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Endodontic (root canal) treatment
What is endodontic (root canal) treatment?
“Endo” is the Greek word for “inside” and “odont” is Greek for “tooth.” Endodontic treatment treats the inside of the tooth.
To understand endodontic treatment, it helps to know something about the anatomy of the tooth. Inside the tooth, under the white enamel and a hard layer called the dentin, is a soft tissue called the pulp. The pulp contains blood vessels, nerves, and connective tissue and creates the surrounding hard tissues of the tooth during development.
Endodontic treatment is necessary when the pulp, the soft tissue inside the root canal, becomes inflamed or infected. The inflammation or infection can have a variety of causes: deep decay, repeated dental procedures on the tooth, or a crack or chip in the tooth. In addition, an injury to a tooth may cause pulp damage even if the tooth has no visible chips or cracks. If pulp inflammation or infection is left untreated, it can cause pain or lead to an abscess.
What are the signs of needing endodontic treatment?
Signs to look for include pain, prolonged sensitivity to heat or cold, tenderness to touch and chewing, discoloration of the tooth, and swelling, drainage and tenderness in the lymph nodes as well as nearby bone and gingival tissues. Sometimes, however, there are no symptoms.
How does endodontic treatment save the tooth?
During root canal treatment we will remove the inflamed or infected pulp, carefully clean and shape the inside of the canal, a channel inside the root, then fill and seal the space. Afterwards, you will return to your dentist, who will place a crown or other restoration on the tooth to protect and restore it to full function. After restoration, the tooth continues to function like any other tooth.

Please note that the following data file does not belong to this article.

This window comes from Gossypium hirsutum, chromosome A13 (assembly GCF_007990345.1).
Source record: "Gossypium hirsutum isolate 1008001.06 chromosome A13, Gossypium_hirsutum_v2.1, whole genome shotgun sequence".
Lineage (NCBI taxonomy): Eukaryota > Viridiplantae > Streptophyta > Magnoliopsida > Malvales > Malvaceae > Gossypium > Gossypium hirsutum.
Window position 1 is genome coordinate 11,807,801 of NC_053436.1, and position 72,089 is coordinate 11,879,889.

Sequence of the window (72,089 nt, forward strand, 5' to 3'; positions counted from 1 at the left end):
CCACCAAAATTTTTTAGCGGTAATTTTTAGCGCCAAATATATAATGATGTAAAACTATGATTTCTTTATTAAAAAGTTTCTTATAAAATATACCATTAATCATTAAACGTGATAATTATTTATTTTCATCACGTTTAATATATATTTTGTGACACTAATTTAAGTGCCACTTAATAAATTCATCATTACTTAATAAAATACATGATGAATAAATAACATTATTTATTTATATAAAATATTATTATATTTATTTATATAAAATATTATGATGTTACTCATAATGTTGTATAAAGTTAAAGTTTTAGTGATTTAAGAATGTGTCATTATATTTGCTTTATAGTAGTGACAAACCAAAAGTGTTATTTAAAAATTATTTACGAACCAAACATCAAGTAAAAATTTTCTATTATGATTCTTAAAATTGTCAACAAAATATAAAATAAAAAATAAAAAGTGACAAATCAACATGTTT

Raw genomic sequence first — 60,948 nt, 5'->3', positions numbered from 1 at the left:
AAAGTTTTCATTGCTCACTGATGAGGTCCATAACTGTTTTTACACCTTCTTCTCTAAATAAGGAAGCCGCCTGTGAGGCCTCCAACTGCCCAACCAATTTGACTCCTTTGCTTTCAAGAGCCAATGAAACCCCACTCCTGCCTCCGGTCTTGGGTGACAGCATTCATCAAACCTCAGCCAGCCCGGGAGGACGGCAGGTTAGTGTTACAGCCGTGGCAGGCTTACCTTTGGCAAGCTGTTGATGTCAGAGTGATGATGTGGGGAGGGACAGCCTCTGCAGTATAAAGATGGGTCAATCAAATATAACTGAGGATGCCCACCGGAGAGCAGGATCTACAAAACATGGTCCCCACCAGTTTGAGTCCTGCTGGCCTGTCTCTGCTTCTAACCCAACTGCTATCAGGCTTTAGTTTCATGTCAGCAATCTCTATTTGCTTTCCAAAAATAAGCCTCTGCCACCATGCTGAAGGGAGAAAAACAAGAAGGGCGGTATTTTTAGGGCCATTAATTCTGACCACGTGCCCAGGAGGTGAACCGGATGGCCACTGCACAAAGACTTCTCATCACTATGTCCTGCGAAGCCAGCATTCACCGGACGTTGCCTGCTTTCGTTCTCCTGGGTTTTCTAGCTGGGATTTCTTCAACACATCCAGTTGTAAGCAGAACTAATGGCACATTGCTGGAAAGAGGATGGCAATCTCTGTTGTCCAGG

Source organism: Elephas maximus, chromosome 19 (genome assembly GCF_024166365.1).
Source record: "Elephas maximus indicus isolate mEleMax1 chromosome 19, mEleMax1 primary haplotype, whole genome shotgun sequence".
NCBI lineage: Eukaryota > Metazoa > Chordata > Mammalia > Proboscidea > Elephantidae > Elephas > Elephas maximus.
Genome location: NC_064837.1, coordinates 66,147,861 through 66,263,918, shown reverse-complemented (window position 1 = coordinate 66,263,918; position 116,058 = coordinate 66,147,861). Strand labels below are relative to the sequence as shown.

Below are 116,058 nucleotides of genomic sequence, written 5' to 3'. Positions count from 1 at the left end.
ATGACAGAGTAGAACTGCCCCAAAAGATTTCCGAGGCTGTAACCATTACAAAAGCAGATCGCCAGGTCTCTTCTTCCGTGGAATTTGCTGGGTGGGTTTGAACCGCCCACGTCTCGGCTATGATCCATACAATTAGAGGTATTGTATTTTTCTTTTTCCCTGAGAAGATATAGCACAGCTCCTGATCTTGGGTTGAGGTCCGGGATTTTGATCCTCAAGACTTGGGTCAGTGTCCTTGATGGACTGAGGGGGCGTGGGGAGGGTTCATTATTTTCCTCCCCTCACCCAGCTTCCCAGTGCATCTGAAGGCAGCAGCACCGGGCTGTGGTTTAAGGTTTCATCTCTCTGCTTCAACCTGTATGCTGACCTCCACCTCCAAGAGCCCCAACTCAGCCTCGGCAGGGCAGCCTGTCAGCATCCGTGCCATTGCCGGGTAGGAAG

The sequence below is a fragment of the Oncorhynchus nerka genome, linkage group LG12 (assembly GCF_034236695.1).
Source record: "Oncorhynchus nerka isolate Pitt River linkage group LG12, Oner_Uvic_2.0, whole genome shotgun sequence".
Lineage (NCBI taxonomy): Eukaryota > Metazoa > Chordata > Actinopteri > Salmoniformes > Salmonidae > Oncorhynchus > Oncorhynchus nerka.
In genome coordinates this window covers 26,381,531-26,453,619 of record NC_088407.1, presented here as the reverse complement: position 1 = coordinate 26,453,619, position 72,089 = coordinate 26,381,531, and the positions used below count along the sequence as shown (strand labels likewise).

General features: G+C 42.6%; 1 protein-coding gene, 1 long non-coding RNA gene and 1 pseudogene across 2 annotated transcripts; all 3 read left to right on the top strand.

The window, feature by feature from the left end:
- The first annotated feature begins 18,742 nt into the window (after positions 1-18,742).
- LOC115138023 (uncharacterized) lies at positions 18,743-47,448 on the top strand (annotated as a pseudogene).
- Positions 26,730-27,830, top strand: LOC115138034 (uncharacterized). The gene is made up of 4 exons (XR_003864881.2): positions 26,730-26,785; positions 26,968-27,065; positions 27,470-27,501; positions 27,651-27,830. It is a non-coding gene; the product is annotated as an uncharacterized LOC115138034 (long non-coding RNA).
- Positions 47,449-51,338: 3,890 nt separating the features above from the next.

Will I feel pain during or after the procedure?
We use modern techniques and anesthetics (‘novocaine’) to guarantee you will be comfortable during the procedure.
For the first few days after treatment, your tooth may feel sensitive to pressure, especially if there was pain or infection before the procedure. This discomfort can be relieved with over-the-counter or prescription medications. Antibiotics may be prescribed as well depending on your condition.
Your tooth may continue to feel slightly different from your other teeth for some time after your endodontic treatment is completed. However, if you have severe pain or pressure or pain that lasts more than a few days, we ask that you call and inform us.
Endodontic treatment can often be performed in one or two visits and involves the following steps:
1. We will examine and take radiographs (‘x-rays’) the tooth, and determine the treatment needed. After we discuss all your options with you we will administer local anesthetic. When the tooth is numb, we will places a small protective sheet called a “rubber dam” over the area to isolate the tooth and keep it clean and free of saliva during the procedure.
2. An opening will be made in the crown of the tooth. Very small instruments will be used to clean the pulp from the pulp chamber and root canals and to shape the space for filling.